Call and Post

Is East Cleveland headed for bankruptcy?

Kevin Chill Heard | 12/25/2013, 4:15 p.m. | Updated on 12/27/2013, 10:56 a.m.
East Cleveland City Hall


Managing Editor


Could the municipality of East Cleveland be headed for the same demise as the bankrupt city of Detroit? If you listen to the words of the Ohio Auditor of State Dave Yost, things are not looking well for Cleveland’s first suburb.

In a release provided by the state auditor, Yost says that after East Cleveland was audited in 2011 and 2012, the financial status the city “Continues on a downward spiral.”

The two audits revealed bad news for East Cleveland’s ability to achieve fiscal solvency.

“To say these audits are deeply troubling is an understatement,” Yost said in his release on the matter of East Cleveland’s status. “The city’s lack of fiscal management is both unsustainable and irresponsible.”

In an interview with the Call and Post, East Cleveland City Council Vice-President Chantelle C. Lewis, whose term ends this month, says that for three years council tried to cut the budget in opposition to the mayor, to avoid the current circumstance.

“I am not surprised that we are now in this position,” stated Lewis.

In the last three years, eight cities and other designated municipalities filed for bankruptcy. Since 1937, there were over 600 Chapter 9 bankruptcies in the U.S. by cities (towns, counties, and districts) with Cleveland’s northern neighbor, Detroit, being the most notable.

Based on the Cleveland suburb having 11 funds with deficit balances, East Cleveland was placed on fiscal emergency a little over a year ago by Yost.

A report sent from the State Capitol sends an alarming message. It states that East Cleveland officials also appropriated more money than what was estimated to be available. In 2011, 11 funds had final appropriations in excess of estimated resources plus carryover balances.

In 2012, five funds had final appropriations in excess of estimated resources plus carryover balances. To make matters worse, in both years, the city spent more than what was appropriated in numerous accounts and Ohio law prohibits such expenditures. In 2011, the officials spent more than $1.3 million than what was appropriated and, in 2012, that number jumped to more than $4.2 million.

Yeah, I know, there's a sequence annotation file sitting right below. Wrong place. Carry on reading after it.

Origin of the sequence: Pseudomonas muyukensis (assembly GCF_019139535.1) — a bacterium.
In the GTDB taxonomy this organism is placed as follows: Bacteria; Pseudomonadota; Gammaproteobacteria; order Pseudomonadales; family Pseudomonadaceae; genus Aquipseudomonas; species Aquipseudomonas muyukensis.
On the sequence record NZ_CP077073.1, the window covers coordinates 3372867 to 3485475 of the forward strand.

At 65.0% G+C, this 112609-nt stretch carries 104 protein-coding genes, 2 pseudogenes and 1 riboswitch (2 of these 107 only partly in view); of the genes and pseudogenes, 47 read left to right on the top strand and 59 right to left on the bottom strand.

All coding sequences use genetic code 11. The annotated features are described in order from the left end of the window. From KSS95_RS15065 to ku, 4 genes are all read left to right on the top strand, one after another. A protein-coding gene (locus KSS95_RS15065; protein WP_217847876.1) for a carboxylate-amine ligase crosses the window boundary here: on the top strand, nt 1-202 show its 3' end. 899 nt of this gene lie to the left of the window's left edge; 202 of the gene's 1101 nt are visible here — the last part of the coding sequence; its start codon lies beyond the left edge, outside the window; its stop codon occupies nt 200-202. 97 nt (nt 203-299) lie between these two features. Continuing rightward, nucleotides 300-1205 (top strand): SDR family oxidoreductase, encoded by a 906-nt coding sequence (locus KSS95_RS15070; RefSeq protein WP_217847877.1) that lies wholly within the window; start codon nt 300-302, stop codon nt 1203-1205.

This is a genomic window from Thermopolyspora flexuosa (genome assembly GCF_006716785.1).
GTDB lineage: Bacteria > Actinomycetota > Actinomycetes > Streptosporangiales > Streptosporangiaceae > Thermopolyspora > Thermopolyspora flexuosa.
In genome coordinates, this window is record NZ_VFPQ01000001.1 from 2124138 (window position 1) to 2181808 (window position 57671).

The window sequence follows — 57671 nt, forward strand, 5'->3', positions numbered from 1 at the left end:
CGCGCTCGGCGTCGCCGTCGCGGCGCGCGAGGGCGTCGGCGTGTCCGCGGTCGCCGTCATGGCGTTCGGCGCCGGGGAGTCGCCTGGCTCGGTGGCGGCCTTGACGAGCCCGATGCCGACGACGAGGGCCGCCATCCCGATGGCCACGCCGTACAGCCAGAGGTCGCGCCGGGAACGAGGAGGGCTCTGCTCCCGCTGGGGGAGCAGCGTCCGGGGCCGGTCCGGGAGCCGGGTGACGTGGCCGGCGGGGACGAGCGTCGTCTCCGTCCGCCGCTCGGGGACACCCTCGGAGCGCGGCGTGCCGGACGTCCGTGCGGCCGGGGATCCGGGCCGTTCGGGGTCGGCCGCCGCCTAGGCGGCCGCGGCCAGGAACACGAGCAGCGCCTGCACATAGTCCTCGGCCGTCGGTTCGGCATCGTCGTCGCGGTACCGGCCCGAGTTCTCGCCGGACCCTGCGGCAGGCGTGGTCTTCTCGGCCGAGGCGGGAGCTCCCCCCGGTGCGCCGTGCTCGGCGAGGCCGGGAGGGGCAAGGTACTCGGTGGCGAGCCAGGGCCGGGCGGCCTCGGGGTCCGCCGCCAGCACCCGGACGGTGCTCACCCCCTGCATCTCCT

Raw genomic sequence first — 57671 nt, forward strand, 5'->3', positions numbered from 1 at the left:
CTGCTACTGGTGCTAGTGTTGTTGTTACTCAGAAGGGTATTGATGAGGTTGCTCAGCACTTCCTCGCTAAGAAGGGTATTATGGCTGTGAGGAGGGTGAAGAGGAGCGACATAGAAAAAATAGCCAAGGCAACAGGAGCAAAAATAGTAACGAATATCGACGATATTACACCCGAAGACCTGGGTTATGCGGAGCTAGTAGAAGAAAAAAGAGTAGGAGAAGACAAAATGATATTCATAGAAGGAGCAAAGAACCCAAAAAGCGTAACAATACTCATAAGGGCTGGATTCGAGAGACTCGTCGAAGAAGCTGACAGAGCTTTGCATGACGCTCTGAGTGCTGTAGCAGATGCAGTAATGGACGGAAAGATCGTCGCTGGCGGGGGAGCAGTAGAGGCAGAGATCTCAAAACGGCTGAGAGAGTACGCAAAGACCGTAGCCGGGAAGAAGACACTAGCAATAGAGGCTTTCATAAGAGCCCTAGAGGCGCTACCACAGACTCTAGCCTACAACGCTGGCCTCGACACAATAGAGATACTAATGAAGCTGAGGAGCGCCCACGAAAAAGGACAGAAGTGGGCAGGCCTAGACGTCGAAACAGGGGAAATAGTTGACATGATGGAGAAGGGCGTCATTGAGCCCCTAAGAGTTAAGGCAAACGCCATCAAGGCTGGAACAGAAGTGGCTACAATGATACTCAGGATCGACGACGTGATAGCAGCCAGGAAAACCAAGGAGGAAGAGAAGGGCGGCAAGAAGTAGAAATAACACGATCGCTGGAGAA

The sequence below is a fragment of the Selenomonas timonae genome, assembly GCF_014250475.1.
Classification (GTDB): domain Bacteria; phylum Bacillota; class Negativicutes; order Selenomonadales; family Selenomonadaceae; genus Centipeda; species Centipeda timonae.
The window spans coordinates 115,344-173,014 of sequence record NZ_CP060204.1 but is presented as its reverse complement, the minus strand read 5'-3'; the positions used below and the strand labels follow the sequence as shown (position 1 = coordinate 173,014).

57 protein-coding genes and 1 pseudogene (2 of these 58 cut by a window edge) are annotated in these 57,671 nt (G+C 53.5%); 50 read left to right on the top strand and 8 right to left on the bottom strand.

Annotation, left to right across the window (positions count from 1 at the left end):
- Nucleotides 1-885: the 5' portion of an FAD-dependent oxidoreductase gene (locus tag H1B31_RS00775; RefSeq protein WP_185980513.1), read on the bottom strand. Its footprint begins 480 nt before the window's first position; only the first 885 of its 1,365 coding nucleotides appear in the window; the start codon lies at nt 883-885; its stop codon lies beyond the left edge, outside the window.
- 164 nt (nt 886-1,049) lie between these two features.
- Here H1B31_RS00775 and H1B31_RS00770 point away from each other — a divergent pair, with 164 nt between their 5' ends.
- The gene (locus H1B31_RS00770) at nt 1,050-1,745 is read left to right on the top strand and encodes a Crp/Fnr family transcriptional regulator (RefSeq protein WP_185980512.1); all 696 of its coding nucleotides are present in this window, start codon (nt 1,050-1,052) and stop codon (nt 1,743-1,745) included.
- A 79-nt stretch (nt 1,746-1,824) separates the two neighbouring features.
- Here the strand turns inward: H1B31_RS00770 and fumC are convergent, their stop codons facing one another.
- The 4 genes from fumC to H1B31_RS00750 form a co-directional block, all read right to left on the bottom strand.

In January of last year, the auditor put East Cleveland in a state of fiscal caution when it was discovered a deficit of $5,872,222. The city was then placed on fiscal watch in May of that same year when its leaders failed to provide an “acceptable plan” to fix the deficits.

In October, according to the state auditor’s office, city officials once again could not provide a recovery plan to straighten out its deficits.

The State Auditor’s office provided the Call and Post with the Ohio Revised Code (133.36) for “Refunding of securities under bankruptcy act.” This is the bankruptcy code that would be called upon if East Cleveland should find themselves needing to file.

East Cleveland Mayor Gary Norton has publically stated that he intends to seek to solve the city’s financial dilemma.

In addition to East Cleveland’s impending fiscal crisis, “annexation” still looms as a possibility to cure much of what afflicts the troubled suburb. And in the face of its current misfortune, some see merging with Cleveland as a “magic pill” that would not only provide stability but bring forth a rush of taxable real estate to the fiscally lacking area.

One of East Cleveland’s longest serving leaders, Councilman Nathaniel Martin, suggests that city leaders need to be open to looking at all sides of a merger with Cleveland.

“My only concern is for what’s best for the people of East Cleveland,” said Martin.